The role of religion in the formation of cross-community relationships

Spiritual life is a priority in many conflict-affected communities, perhaps especially in situations of displacement. It is rarely prioritised by aid agencies, yet may be central to the formation and maintaining of strong and effective cross-community relationships. 

Author: Atallah FitzGibbon, Sadia Kidwai, Lucy V. Moore
Country: International
Category: Forced Migration

Questions around migration, the treatment of forced migrants and cross-community relationships between host and forced migrant groups are deeply embedded within Islamic history. From an Islamic perspective, cross-community relationships are facilitated by a mutual recognition of the dignity and honour that God bestows on forced migrants for their fortitude in escaping persecution or deprivation, and on their hosts for their generosity of spirit.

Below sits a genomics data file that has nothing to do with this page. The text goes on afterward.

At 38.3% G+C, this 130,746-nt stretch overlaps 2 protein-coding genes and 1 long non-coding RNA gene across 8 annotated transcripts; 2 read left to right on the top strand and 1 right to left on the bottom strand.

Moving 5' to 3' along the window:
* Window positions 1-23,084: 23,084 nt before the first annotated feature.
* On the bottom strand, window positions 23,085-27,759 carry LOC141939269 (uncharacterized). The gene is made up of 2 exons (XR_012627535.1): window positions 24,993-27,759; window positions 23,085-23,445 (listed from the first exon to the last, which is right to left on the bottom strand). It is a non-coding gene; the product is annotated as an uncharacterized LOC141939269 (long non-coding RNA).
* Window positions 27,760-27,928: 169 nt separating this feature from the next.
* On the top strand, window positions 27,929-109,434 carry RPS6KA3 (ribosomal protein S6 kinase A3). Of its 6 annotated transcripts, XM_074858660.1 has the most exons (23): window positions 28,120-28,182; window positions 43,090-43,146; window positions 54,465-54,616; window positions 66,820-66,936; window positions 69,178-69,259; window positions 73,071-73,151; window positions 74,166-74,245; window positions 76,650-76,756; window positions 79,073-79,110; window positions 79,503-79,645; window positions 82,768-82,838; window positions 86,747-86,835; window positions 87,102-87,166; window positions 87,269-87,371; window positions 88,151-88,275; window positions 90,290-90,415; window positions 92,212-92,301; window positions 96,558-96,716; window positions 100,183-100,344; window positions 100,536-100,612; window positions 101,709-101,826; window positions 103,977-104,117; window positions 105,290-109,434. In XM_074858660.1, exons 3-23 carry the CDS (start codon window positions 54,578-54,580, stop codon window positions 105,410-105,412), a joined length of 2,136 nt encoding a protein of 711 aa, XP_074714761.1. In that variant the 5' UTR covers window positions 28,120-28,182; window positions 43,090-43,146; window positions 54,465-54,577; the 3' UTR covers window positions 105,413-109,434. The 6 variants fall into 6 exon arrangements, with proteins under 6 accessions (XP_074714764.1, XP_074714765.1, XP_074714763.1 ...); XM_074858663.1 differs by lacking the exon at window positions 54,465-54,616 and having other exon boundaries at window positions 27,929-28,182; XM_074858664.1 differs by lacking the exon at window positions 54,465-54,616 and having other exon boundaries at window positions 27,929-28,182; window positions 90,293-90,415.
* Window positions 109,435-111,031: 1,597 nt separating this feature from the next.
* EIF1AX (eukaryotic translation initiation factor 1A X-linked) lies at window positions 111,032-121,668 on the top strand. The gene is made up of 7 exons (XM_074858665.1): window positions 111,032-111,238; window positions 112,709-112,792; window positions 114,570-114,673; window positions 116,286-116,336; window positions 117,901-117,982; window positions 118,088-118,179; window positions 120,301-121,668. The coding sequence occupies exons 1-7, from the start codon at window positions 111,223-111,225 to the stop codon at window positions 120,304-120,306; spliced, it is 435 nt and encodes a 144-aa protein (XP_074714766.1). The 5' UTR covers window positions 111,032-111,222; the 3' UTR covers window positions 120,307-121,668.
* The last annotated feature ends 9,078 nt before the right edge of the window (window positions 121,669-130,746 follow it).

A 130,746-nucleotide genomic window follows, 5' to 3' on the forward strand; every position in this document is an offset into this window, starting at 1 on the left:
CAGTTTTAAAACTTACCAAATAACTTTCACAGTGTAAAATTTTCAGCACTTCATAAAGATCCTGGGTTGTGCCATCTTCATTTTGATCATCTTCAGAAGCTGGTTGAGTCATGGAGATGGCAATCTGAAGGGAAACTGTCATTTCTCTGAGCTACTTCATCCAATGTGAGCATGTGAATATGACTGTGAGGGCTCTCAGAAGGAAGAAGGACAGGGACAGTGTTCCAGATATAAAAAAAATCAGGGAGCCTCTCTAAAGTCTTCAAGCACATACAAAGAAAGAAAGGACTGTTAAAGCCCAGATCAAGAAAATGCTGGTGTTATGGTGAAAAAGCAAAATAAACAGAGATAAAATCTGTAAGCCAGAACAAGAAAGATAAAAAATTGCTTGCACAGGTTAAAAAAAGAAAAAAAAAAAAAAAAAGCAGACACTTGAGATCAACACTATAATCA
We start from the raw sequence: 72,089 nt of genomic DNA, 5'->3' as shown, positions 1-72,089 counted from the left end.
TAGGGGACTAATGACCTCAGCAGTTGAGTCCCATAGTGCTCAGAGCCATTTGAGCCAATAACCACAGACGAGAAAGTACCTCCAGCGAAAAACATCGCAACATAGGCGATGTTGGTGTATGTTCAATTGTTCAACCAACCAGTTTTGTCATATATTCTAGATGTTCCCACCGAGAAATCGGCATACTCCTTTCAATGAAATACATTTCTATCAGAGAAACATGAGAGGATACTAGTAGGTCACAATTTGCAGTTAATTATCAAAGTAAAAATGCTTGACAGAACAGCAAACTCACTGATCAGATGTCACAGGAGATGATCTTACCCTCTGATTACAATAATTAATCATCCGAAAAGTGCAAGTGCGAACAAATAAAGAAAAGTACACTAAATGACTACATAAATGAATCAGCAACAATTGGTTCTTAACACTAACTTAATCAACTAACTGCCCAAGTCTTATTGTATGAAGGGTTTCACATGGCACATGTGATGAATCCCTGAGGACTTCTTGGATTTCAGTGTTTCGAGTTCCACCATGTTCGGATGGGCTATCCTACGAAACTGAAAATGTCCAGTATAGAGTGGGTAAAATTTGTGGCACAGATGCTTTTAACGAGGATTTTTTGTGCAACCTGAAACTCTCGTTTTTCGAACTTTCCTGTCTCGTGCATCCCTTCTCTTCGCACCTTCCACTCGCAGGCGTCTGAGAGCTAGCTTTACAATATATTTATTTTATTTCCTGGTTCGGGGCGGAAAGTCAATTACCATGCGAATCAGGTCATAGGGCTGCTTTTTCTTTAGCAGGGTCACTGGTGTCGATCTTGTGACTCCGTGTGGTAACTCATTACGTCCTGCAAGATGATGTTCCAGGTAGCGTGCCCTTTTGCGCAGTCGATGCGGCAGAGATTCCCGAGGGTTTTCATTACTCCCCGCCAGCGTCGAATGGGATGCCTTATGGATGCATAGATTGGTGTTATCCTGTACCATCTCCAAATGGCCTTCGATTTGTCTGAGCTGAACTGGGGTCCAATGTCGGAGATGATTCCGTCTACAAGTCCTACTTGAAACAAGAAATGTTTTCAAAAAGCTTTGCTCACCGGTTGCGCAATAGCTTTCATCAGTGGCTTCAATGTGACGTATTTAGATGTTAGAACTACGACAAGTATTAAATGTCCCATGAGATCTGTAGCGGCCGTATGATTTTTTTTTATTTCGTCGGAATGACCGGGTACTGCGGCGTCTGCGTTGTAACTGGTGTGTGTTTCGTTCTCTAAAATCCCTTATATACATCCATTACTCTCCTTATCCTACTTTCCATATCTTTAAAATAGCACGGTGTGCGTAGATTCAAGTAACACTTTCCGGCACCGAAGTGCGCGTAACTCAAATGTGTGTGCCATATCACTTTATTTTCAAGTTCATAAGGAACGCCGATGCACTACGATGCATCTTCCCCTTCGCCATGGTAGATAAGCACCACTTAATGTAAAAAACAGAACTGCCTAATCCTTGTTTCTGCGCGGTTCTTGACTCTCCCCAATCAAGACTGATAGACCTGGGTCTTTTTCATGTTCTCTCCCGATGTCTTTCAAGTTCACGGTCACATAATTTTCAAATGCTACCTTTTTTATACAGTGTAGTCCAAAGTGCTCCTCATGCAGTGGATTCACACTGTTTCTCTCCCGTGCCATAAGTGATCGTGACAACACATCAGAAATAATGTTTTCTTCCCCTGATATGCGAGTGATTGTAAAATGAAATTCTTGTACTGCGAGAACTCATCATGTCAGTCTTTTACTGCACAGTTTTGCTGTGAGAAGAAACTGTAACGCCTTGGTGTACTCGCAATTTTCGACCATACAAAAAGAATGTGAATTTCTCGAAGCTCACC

A crucial aspect of maintaining this dignity is in ensuring that neither the vulnerability of the migrants nor the generosity of the hosts is exploited. While there is a rich tradition within Islam of hosting migrants this tradition is not often invoked by Muslim faith-based organisations (FBOs) in their work. Calls for action and support for forced migrants tend rather to be based on general Islamic obligations to give charity, while the individual religious motivations of staff within Islamic Relief (IR) focus on the need to care for the vulnerable, rather than invoking the Islamic history of care for migrants.

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